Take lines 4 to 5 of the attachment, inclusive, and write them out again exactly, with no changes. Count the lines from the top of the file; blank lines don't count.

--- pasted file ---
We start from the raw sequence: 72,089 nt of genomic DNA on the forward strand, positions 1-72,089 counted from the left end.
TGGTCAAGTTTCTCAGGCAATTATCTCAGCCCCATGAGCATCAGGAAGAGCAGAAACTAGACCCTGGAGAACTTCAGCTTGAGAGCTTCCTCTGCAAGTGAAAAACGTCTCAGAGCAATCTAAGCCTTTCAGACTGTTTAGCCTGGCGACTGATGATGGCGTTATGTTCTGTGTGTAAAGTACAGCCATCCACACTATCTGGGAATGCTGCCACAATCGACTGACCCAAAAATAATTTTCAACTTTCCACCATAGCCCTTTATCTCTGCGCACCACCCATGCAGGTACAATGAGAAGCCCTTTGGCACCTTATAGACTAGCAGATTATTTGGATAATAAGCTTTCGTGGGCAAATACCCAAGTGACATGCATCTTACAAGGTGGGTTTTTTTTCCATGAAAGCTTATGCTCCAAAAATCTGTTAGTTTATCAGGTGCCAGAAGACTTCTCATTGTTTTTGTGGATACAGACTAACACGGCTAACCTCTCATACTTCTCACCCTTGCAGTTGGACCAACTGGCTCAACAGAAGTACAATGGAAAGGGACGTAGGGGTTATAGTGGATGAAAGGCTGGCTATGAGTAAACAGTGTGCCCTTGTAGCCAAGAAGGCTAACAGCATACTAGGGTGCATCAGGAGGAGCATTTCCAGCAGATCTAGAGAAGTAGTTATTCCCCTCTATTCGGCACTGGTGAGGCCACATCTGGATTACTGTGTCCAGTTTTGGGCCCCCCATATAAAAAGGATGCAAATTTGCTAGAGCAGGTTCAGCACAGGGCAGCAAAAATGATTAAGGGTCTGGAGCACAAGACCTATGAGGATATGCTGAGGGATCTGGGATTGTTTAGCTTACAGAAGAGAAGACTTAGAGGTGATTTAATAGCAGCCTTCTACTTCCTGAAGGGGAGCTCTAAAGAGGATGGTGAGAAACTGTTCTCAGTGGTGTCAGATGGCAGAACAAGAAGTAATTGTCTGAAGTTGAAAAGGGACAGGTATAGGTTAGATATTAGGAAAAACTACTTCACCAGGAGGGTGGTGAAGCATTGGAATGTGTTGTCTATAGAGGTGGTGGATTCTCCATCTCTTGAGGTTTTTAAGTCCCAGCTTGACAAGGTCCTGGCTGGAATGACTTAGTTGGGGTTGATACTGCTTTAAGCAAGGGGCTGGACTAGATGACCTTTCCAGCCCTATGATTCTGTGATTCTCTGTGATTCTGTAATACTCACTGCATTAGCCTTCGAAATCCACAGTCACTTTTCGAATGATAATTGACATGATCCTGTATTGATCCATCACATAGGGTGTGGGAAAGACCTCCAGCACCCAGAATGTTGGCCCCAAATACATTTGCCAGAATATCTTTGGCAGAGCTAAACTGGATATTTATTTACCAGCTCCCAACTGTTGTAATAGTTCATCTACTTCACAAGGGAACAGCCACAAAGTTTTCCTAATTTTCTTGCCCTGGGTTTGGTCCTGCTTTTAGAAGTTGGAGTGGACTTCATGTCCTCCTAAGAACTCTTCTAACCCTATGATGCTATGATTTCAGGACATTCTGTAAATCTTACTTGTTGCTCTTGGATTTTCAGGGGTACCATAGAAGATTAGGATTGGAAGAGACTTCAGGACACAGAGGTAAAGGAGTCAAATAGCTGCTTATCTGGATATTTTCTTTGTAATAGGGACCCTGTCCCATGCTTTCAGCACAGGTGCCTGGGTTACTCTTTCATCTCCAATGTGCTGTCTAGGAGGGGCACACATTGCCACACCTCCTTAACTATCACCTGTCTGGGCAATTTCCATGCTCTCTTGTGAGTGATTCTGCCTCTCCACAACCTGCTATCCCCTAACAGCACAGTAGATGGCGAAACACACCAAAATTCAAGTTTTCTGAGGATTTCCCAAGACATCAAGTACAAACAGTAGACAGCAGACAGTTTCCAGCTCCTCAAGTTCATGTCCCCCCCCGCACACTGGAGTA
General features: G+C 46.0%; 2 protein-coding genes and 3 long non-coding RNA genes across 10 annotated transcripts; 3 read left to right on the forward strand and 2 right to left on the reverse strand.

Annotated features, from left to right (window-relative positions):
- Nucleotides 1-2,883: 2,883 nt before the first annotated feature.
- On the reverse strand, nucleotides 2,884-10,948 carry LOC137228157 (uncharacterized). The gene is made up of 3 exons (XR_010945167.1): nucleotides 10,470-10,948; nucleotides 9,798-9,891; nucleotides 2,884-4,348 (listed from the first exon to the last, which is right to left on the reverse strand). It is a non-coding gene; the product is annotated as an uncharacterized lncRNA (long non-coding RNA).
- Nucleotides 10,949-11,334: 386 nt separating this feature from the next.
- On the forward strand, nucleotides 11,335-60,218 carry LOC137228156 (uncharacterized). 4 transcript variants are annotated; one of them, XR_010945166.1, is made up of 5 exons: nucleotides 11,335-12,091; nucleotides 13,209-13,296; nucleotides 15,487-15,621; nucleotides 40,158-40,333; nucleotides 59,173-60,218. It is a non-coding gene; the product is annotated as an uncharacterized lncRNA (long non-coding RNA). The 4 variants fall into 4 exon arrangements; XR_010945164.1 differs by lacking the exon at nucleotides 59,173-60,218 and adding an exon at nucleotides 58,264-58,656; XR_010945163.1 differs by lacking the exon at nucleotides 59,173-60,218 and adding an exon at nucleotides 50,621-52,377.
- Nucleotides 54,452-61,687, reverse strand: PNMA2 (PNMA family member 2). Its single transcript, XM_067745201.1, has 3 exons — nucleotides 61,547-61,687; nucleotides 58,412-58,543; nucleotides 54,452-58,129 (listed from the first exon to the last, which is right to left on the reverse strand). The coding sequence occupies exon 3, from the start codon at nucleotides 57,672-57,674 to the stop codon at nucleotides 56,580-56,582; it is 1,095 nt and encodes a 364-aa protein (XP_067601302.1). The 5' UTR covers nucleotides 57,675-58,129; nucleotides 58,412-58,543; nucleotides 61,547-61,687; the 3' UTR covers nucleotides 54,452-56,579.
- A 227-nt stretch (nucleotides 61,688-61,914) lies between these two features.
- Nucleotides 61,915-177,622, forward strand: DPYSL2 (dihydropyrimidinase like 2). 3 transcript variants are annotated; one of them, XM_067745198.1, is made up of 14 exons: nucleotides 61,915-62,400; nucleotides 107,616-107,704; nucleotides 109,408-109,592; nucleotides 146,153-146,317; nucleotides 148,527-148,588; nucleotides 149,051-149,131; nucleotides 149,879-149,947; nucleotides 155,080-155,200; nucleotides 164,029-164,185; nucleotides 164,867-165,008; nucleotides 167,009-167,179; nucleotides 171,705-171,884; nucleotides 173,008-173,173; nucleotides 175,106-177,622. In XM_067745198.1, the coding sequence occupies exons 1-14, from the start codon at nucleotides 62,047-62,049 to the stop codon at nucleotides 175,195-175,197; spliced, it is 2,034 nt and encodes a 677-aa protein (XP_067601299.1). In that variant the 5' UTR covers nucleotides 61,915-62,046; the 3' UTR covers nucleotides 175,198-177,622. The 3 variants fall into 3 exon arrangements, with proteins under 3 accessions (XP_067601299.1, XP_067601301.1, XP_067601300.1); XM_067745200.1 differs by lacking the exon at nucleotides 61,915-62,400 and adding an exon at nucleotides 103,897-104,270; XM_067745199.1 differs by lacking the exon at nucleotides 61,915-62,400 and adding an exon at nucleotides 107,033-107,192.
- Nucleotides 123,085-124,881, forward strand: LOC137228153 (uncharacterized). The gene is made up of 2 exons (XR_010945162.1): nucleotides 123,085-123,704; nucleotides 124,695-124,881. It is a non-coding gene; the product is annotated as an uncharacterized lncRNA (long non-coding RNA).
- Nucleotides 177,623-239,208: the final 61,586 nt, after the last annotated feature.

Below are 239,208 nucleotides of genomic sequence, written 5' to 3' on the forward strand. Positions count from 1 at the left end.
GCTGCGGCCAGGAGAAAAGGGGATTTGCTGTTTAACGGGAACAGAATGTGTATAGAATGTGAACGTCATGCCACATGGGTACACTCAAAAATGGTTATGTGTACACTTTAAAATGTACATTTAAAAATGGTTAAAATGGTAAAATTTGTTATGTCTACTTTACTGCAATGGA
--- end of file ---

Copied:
Annotated features, from left to right (window-relative positions):
- Nucleotides 1-2,883: 2,883 nt before the first annotated feature.